The Icelandic Yule Lads

As today’s the day, I wanted to share how Icelandic people count down to Christmas. I found a book about this during my first trip to Iceland. Since then, I’ve loved this story about the 13 little fellas who keep excitable Children in check as Christmas approaches.

They reputedly come from the lava fields of Dimmuborgir, so of course I visited there when I was chilling on the north side of iceland two years ago.

Me and the lads

This is their natural habitat, and playground:

Dimmuborgir: look closely and you may see one of the Yule Lads hiding in the lava field

Keep an eye on your sausages, and look forward to the day when you can gobble Skyr, safe in the knowledge that you are only copying the example of another.

Here’s someone else’s (much better, and more knowledgeable than mine) explanation:
Icelandic Jólasveinar – Santa Clauses in Iceland

From Furugrund

Wangdue Phodrang monastery, Bhutan

I was checking the search engine referrals on my blog last night, when I saw ‘Wangdue Phodrang fire’. A short search later I saw the sad news that back in June a devastating fire raised the dzong (fortress), which contained the regional administrative headquarters and a monastery school, to the ground.

This photo makes me very sad:

Wangdue Phodrang monastery, Bhutan, on fire

Read more about the fire here and here here

As a place I remember fondly from my trip to Bhutan, I decided to post a few photos of how it was.

The two trainee monks who had just had a very un-monklike fight:

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Young Buddhist monks, Wangdue Phodrang monastery, Bhutan

(This photo is also one of my 7 Super Shots post, which includes a lovely memory of my Grandma related to this photo.)

The main courtyard of the monastery:

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Wangdue Phodrang monastery, Bhutan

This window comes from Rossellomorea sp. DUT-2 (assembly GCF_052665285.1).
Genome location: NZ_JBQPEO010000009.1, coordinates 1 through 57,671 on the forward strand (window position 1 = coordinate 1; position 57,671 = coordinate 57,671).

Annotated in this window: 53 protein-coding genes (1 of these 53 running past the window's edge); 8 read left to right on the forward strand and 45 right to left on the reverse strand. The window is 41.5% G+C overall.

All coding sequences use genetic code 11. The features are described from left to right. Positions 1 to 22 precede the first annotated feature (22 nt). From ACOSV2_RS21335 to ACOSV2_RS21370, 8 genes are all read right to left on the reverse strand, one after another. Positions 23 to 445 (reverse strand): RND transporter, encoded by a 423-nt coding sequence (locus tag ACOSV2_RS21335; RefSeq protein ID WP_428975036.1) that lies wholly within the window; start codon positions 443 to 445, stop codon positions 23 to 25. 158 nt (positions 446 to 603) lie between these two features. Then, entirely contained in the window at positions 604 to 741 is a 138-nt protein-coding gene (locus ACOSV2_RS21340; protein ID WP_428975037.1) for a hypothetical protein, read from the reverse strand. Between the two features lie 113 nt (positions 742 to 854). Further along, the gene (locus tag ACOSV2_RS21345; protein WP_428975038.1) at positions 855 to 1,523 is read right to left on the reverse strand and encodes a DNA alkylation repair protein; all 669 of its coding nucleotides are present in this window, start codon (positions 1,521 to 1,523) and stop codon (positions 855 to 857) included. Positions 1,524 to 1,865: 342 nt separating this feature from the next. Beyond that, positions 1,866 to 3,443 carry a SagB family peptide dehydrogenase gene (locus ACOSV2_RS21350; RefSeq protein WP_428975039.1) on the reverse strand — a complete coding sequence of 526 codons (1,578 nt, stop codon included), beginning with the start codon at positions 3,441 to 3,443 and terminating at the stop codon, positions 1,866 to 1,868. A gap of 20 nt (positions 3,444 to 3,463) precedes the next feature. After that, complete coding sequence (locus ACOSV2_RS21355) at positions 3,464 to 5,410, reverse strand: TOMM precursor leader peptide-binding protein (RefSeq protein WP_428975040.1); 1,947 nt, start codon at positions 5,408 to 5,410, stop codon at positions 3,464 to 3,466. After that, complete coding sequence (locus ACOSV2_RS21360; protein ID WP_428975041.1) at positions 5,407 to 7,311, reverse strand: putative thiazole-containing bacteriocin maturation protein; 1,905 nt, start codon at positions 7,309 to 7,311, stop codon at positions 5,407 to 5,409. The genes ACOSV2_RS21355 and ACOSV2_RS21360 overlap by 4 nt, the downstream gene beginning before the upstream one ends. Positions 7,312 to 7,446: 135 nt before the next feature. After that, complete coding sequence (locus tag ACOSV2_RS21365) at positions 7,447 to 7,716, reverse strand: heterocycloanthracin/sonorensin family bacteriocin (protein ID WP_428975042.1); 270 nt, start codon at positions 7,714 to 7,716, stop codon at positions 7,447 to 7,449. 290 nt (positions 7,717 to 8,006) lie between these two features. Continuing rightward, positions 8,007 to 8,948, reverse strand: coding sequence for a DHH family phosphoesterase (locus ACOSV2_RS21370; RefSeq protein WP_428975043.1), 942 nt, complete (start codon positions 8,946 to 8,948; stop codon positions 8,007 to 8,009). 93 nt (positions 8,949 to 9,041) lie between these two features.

The main courtyard of the monastery:

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Wangdue Phodrang monastery, Bhutan

High up at the far end of the inner courtyard, the skeletons are there to remind you to live your life well as it will be over sooner than you know it (sage advice):

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Inner courtyard, Wangdue Phodrang monastery, Bhutan

And finally, the sweetest little monk ever:

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The sweetest little monk ever, Wangdue Phodrang monastery, Bhutan

I hear two good things: that many of the treasures were saved, and there are fund raising initiatives in place to rebuild it. Please add comments and links if you know anything about this. Thank you.

Leap Day

As it’s Leap Day, I thought I’d post a few jumping photos (see what I did there?!).

I do like taking pics of random strangers, particularly when they’re acting, posing or generally getting in the way of something I’m trying to photograph. Like the “Bird’s Nest”.

Some random kids jumping outside the Beijing Olympic Stadium

The rest were taken for me by friends, because I’m in them…

In Tibet, in an area where the Chinese government have prohibited mass actions (hoping it at least confused them).

The Potala Palace, Lhasa

With Deb and Sally, using jumping as a way to warm up on a freezing morning.

A frosty morning in the Himalayas

Leaping amongst the prayer flags at Everest Base Camp

Top of the world, baby!

And, in case no-one believes my “National Geographic moment” photo (at the bottom of this page) photo at Yamdrok-tso is real… well, I would have done something that flattered me a damned sight more if I’d Photoshopped this, wouldn’t I?!

Yamdrok-tso lake, Tibet

Happy leaping : -)